‘Inside Out’ and Pixar’s biggest blockbusters

June 18, 2015, 11:46 AM UTC
Sadness, Fear, Anger, Disgust, Joy in Disney Pixar's "Inside Out"
Courtesy of Walt Disney Pictures and Pixar Animation Studios

On Friday, June 19, “Inside Out” comes to movie theaters. It may seem hard to believe, but it will be just the 15th full-length movie Pixar Animation Studios has made since its first film, “Toy Story,” was released 20 years ago. But while the Pixar library may be small, it’s impressive, filled with animated selections that are already classics.

“Inside Out” is set in the mind of a recently uprooted 11-year-old girl, and her emotions — Anger, Disgust, Fear, Joy and Sadness – are the primary characters. It might sound a little esoteric for the pre-tween set, but so far the reviews sound promising. “Pixar’s 15th feature proves to be the greatest idea the toon studio has ever had,” Peter Debruge wrote in Variety. “A stunningly original concept… delivering creative fireworks grounded by a wonderfully relatable family story.” A.O. Scott, The New York Times‘ film critic, called it “a thrilling return to form for Pixar Animation Studios.”

If Pixar’s track record is any indication, “Inside Out” will likely make a nice chunk of change at the box office, but will it reach the upper echelon of Pixar ticket sales? Only opening-weekend post mortems will shed light on that particular issue.

In the meantime, here’s a look at the highest-grossing films in Pixar history, based on domestic box office performance. All data has been taken from Box Office Mojo.

The Incredibles

In 2004’s “The Incredibles,” superhero Mr. Incredible incurs so much property damage in the course of defending the populace from evil that he becomes the subject of financially draining litigation. He and his superhero family go into hiding to escape it, but the pull of his former life is too strong, and like Michael Corleone, he gets pulled back in.

“The Incredibles” grossed $261 million at the domestic box office, the equivalent of $327 million today. In April 2015, director Brad Bird told NPR that he had just begun writing a script for the sequel, and described it as “percolating.” Since his last movie, May 2015’s “Tomorrowland,” was just deemed a very expensive flop, here’s hoping that what’s percolating is a movie people will pay to see.

Monsters, Inc.

2001’s “Monsters, Inc.” takes place in the city of Monstropolis, a parallel dimension populated by a rainbow assortment of creatures tasked with scaring children at bedtime. Their screams are captured and used as the energy source that powers Monstropolis, but a little human girl accidentally enters the monster realm, causing hijinx to ensue.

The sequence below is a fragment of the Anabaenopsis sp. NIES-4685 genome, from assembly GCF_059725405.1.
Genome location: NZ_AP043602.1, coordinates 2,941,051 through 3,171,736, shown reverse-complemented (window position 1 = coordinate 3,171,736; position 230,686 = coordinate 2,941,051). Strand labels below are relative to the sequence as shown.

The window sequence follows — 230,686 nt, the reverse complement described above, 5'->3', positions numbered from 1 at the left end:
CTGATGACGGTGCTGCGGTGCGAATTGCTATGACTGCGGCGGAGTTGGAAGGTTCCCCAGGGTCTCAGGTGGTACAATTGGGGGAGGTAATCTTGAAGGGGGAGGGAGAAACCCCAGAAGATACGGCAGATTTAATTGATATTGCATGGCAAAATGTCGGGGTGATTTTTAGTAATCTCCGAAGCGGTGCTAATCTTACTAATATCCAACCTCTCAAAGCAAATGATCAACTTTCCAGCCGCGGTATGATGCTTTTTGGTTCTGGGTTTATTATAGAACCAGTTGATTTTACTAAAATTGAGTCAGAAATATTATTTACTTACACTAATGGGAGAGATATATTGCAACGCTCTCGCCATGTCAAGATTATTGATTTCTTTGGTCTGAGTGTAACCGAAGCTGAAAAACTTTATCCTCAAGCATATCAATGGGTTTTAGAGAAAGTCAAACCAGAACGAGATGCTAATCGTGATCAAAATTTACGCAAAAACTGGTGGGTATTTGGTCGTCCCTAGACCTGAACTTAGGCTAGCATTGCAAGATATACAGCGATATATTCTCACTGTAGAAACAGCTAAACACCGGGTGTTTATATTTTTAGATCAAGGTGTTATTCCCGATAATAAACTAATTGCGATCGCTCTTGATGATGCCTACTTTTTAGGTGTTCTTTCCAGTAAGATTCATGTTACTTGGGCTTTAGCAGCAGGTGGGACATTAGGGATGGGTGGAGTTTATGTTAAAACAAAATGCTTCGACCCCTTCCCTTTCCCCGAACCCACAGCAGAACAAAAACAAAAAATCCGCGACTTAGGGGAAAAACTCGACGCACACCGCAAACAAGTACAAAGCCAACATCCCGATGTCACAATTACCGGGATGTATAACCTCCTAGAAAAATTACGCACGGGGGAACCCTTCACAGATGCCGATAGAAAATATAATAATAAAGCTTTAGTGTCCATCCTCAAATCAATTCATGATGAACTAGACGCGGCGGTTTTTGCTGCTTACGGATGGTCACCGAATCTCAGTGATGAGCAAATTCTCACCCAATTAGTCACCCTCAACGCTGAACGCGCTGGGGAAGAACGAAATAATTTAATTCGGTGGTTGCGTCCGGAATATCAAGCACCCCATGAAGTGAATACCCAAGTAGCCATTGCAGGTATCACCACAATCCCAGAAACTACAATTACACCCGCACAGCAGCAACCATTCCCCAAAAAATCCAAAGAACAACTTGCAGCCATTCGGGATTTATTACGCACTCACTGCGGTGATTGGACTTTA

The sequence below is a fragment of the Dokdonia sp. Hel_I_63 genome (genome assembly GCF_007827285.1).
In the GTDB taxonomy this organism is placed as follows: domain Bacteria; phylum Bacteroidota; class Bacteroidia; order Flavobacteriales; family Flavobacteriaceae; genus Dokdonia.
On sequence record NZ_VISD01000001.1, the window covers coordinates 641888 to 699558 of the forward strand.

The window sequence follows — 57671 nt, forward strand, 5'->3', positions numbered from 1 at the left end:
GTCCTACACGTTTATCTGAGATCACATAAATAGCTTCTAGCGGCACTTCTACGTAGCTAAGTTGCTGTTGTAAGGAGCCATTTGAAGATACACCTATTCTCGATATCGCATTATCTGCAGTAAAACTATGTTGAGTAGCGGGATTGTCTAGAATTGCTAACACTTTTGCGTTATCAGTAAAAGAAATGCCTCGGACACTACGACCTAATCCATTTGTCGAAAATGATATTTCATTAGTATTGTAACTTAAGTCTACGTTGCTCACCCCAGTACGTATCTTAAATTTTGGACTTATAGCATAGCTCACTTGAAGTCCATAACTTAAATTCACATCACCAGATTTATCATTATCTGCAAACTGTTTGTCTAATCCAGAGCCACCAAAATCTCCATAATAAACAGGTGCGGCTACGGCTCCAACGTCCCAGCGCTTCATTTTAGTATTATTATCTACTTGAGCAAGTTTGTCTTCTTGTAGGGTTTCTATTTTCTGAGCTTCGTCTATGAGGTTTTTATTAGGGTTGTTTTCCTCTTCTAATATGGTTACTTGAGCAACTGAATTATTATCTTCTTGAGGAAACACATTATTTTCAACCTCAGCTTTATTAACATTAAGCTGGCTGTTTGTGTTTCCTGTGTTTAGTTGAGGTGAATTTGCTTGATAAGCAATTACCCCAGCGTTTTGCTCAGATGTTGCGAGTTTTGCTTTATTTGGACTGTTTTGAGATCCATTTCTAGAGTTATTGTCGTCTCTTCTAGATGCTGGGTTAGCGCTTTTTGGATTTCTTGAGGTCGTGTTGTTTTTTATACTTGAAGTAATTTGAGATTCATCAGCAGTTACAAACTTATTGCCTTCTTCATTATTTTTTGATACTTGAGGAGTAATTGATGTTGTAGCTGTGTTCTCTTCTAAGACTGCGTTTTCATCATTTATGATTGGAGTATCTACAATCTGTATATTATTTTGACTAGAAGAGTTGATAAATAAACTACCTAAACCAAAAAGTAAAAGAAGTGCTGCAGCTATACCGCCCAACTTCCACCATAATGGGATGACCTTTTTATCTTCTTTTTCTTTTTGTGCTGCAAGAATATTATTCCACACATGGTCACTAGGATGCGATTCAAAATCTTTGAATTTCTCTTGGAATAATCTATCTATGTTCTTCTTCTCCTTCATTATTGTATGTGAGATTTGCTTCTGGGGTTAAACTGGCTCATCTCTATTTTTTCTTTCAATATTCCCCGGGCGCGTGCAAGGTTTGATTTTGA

Despite the unusual premise, “Monsters, Inc.” connected with audiences and grossed $256 million at the box office, the equivalent of $342 million in 2015. It was converted to 3D and re-released theatrically in 2012, and followed by a much less successful prequel, “Monsters University,” in 2013.

Toy Story 2

The first of two sequels to 1995’s “Toy Story,” 1999’s “Toy Story 2” was rare in that it improved upon the original. This is no small feat, considering that the original is a widely acknowledged classic. It took in $246 million, or $349 million today, and received a 3D re-release in theaters in 2009, as “Monsters, Inc.” would do three years later.

The reason for the movie’s popularity is simple – it makes you care about the characters, even when the character is a plastic dinosaur or a Mrs. Potato Head. The highlight of the film is a flashback sequence in which Jessie the cowgirl doll remembers being outgrown by the girl from whom she was once inseparable, and if you didn’t tear up at this sequence, then you simply have no soul.

Finding Nemo

2003’s “Finding Nemo” is the story of an overprotective clownfish named Marlin whose son Nemo must be rescued from the fish tank of an Australian dentist. Along the way, Marlin meets a fish named Dory, voiced by Ellen DeGeneres, whose chronic short-term memory loss creates challenges with respect to creating an effective rescue strategy.

“Finding Nemo” earned $340 million, the equivalent of $437 million today, and in 2012 it was also treated to the same 3D theatrical re-release that “Monsters, Inc.” and “Toy Story 2” received. A sequel, “Finding Dory,” is scheduled for July 2016, and a brief excerpt of movie footage is to be shown at the D23 fan convention in Anaheim, California in August 2015.

Toy Story 3

“Toy Story 2” transcended the original movie and gave the characters depth. And, 2010’s “Toy Story 3” expanded on those elements and more, and the resulting film, in which all the toys have been outgrown by their college-aged former owner, was as moving as anything else to come out of Hollywood in the last decade, if not longer.

With a domestic box office take of $415 million -- the equivalent of $450 million today -- “Toy Story 3” is the highest-grossing Pixar film of all time. But it’s more than just an animated sequel that made lots of money. A lot more. Richard Corliss of Time called it the best film, animated or otherwise, of 2010, and cult filmmaker Quentin Tarantino took time out from planning his next hyper-violent exploitation film to say the same thing.

Daniel Bukszpan is a New York-based freelance writer.